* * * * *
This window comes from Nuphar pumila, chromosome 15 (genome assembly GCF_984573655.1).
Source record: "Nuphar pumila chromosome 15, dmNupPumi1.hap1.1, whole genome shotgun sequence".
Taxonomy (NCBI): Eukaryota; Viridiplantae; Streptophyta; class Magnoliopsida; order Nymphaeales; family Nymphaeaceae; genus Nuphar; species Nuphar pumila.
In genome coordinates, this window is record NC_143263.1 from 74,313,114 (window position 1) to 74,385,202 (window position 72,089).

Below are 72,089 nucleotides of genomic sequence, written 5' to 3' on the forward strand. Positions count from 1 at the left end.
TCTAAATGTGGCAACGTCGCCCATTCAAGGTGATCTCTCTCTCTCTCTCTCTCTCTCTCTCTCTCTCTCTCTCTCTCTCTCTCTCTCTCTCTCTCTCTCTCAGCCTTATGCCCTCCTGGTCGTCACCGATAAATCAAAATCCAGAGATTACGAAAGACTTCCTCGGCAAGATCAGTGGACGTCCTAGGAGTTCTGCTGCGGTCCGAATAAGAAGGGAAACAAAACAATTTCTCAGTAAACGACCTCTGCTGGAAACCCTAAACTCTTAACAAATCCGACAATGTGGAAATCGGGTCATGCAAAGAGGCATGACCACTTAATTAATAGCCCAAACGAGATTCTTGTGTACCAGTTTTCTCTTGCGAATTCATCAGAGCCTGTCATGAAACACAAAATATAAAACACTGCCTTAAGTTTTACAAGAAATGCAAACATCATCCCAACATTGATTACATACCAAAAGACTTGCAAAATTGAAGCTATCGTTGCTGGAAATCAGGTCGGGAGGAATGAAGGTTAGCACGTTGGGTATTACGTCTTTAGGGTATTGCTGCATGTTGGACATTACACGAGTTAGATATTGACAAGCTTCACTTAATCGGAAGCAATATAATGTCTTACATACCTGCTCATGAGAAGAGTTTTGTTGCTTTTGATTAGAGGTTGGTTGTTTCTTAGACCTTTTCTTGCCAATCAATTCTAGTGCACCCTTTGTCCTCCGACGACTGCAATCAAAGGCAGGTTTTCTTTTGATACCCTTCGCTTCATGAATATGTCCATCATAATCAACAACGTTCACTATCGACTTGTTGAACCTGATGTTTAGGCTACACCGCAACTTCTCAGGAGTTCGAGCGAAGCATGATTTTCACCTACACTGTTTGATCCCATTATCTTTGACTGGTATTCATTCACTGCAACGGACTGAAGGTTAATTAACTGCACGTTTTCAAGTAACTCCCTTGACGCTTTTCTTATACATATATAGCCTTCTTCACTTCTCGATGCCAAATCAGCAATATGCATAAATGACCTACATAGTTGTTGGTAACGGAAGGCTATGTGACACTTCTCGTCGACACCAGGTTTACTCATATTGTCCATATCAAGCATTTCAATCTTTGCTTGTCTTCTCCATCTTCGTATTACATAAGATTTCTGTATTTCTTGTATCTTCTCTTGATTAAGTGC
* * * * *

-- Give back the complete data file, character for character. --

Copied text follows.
This window comes from Nuphar pumila, chromosome 15 (genome assembly GCF_984573655.1).
Source record: "Nuphar pumila chromosome 15, dmNupPumi1.hap1.1, whole genome shotgun sequence".
Taxonomy (NCBI): Eukaryota; Viridiplantae; Streptophyta; class Magnoliopsida; order Nymphaeales; family Nymphaeaceae; genus Nuphar; species Nuphar pumila.
In genome coordinates, this window is record NC_143263.1 from 74,313,114 (window position 1) to 74,385,202 (window position 72,089).

Below are 72,089 nucleotides of genomic sequence, written 5' to 3' on the forward strand. Positions count from 1 at the left end.
TCTAAATGTGGCAACGTCGCCCATTCAAGGTGATCTCTCTCTCTCTCTCTCTCTCTCTCTCTCTCTCTCTCTCTCTCTCTCTCTCTCTCTCTCTCTCTCTCAGCCTTATGCCCTCCTGGTCGTCACCGATAAATCAAAATCCAGAGATTACGAAAGACTTCCTCGGCAAGATCAGTGGACGTCCTAGGAGTTCTGCTGCGGTCCGAATAAGAAGGGAAACAAAACAATTTCTCAGTAAACGACCTCTGCTGGAAACCCTAAACTCTTAACAAATCCGACAATGTGGAAATCGGGTCATGCAAAGAGGCATGACCACTTAATTAATAGCCCAAACGAGATTCTTGTGTACCAGTTTTCTCTTGCGAATTCATCAGAGCCTGTCATGAAACACAAAATATAAAACACTGCCTTAAGTTTTACAAGAAATGCAAACATCATCCCAACATTGATTACATACCAAAAGACTTGCAAAATTGAAGCTATCGTTGCTGGAAATCAGGTCGGGAGGAATGAAGGTTAGCACGTTGGGTATTACGTCTTTAGGGTATTGCTGCATGTTGGACATTACACGAGTTAGATATTGACAAGCTTCACTTAATCGGAAGCAATATAATGTCTTACATACCTGCTCATGAGAAGAGTTTTGTTGCTTTTGATTAGAGGTTGGTTGTTTCTTAGACCTTTTCTTGCCAATCAATTCTAGTGCACCCTTTGTCCTCCGACGACTGCAATCAAAGGCAGGTTTTCTTTTGATACCCTTCGCTTCATGAATATGTCCATCATAATCAACAACGTTCACTATCGACTTGTTGAACCTGATGTTTAGGCTACACCGCAACTTCTCAGGAGTTCGAGCGAAGCATGATTTTCACCTACACTGTTTGATCCCATTATCTTTGACTGGTATTCATTCACTGCAACGGACTGAAGGTTAATTAACTGCACGTTTTCAAGTAACTCCCTTGACGCTTTTCTTATACATATATAGCCTTCTTCACTTCTCGATGCCAAATCAGCAATATGCATAAATGACCTACATAGTTGTTGGTAACGGAAGGCTATGTGACACTTCTCGTCGACACCAGGTTTACTCATATTGTCCATATCAAGCATTTCAATCTTTGCTTGTCTTCTCCATCTTCGTATTACATAAGATTTCTGTATTTCTTGTATCTTCTCTTGATTAAGTGC